Here, there is ample evidence to support the trial court's finding of ostensible authority. After all, plaintiff's attorney notified Suntree that plaintiff would only participate in mediation if "a representative of the Suntree HOA [was] present, and vested with the authority to approve a compromise at the time of mediation." Suntree's attorney responded in writing: "The HOA will have at least one Board member at the Mediation with full authority to resolve this matter." Suntree then sent Barilla to the mediation, where the parties reached a settlement. Under these circumstances, the trial court did not err in finding that Barilla had ostensible authority to negotiate a settlement on behalf of Suntree.
In his March 2021 declaration filed in support of Suntree's motion to vacate, Barilla asserts that he did not have the authority to settle the claims arising in this lawsuit. The trial court acted well within its discretion in implicitly disbelieving Barilla. (Mosesian v. Bagdasarian (1968) 260 Cal.App.2d 361, 368 ["It is axiomatic that a reviewing court will not reweigh the evidence nor pass upon the credibility of witnesses. [Citations.]")
2. Suntree ratified Barilla's authority and the settlement agreement
Furthermore, Suntree's behavior after the settlement ratified the authority of Barilla. "'Ratification is the voluntary election by a person to adopt in some manner as his own an act which was purportedly done on his behalf by another person, the effect of which, as to some or all persons, is to treat the act as if originally authorized by him.'" (Estate of Stephens (2002) 28 Cal.4th 665, 673.) "'A purported agent's act may be adopted expressly or it may be adopted by implication based on conduct of the purported principal from which an intention to consent to or adopt the act may be fairly inferred, including conduct which is "inconsistent with any reasonable intention on his part, other than that he intended approving and adopting it."'" (Behniwal v. Mix (2005) 133 Cal.App.4th 1027, 1040.)
Here, plaintiff filed and served a notice of settlement, seeking dismissal of the action. Suntree did not object. Thereafter, the trial court sent the parties a notice of settlement and vacated all subsequent hearing dates. Again, Suntree did not object. In fact, Suntree did nothing to challenge the purportedly invalid settlement until more than a year later, when it filed its motion to vacate the dismissal. Instead, it participated in ongoing negotiations to resolve the outstanding items for the long form agreement. Suntree's conduct, fairly interpreted, demonstrates its intent to approve and adopt the terms of the stipulation for settlement that Barilla executed on its behalf.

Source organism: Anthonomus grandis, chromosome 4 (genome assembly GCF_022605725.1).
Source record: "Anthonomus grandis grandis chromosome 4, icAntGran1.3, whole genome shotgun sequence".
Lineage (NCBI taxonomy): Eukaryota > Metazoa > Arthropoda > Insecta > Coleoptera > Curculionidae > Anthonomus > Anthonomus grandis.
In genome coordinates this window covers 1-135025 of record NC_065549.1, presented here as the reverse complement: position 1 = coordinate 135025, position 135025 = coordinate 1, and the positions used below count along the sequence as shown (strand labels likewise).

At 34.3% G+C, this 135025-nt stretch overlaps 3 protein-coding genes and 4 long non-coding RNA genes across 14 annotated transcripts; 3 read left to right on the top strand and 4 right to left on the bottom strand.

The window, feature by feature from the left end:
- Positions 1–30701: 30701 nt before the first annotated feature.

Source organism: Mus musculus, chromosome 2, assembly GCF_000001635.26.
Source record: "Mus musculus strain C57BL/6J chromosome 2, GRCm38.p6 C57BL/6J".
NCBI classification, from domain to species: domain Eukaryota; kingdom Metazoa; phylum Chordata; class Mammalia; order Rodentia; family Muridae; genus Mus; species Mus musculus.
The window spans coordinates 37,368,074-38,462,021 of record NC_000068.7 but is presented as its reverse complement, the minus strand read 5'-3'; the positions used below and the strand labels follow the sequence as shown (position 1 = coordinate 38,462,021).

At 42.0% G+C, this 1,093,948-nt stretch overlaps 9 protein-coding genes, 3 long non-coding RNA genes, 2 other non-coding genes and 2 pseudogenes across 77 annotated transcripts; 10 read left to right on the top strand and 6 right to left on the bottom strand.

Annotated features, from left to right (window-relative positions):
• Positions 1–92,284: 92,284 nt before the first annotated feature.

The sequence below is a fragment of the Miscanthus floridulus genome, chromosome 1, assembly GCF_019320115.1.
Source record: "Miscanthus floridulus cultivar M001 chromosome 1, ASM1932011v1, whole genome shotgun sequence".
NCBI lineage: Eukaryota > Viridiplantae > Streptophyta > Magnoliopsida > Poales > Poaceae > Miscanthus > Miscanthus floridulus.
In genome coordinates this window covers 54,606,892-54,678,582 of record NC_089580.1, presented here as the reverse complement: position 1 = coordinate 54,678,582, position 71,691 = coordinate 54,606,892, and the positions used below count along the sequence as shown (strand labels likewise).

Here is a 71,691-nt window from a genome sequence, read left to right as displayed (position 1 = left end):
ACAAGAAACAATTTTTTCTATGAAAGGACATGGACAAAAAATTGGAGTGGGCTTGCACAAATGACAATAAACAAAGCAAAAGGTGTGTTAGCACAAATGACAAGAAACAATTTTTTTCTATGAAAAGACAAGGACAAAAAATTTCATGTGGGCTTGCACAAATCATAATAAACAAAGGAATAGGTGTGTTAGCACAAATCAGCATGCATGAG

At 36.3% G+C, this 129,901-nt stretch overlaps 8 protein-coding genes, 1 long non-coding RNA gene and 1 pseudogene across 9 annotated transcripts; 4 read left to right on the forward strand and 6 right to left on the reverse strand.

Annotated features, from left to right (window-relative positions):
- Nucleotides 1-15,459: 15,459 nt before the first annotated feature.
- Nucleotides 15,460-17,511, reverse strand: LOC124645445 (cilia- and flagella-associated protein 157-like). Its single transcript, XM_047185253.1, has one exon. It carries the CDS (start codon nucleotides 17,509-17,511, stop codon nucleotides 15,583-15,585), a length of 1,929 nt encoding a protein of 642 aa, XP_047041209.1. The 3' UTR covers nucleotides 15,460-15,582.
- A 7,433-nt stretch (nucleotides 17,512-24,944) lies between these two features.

3. The individual homeowners were not indispensable parties
Urging us to reverse, Suntree argues that the individual homeowners were indispensable parties to the litigation, entitled to notice and an opportunity to participate in the mediation and object to the proposed settlement. We are not convinced.
Suntree brought its cross-action against plaintiff as the authorized representative of the individual homeowners pursuant to section 382, Civil Code section 5980, and the CC&R's. And, Suntree alleged in its verified pleading that it was "specifically authorized and obligated to maintain and to repair damage to the Common Areas." It follows that the individual homeowners were not indispensable parties to this matter. (See Sierra Palms Homeowners Assn. v. Metro Gold Line Foothill Extension Construction Authority (2018) 19 Cal.App.5th 1127, 1134 [individual homeowners not required to be named in an action concerning common areas].)
Ranch at the Falls LLC v. O'Neal (2019) 38 Cal.App.5th 155 (Ranch at the Falls) is readily distinguishable. In that case, the trial court granted judgment to a plaintiff who sought to quiet title to two claimed easements with residential gated communities. (Id. at p. 159.) Individual homeowners within the gated communities, who owned the private streets abutting their lots, brought a motion to vacate the judgment. (Id. at pp. 159, 171.) The trial court denied the motion, finding that the individual homeowners were not indispensable parties to the plaintiff's lawsuit. (Id. at p. 160.) The Court of Appeal reversed, reasoning, inter alia, that the individual "homeowners should have been joined as parties, as required under the quiet title statutes." (Id. at p. 172.) After all, they owned the private streets that abutted their properties. (Ibid.) Thus, the judgment could not be binding against them unless they "were parties, or unless, as a matter of law, the [homeowners' association] had the authority to bind its members to the grant of an easement over the streets owned by the members." (Id. at p. 173.)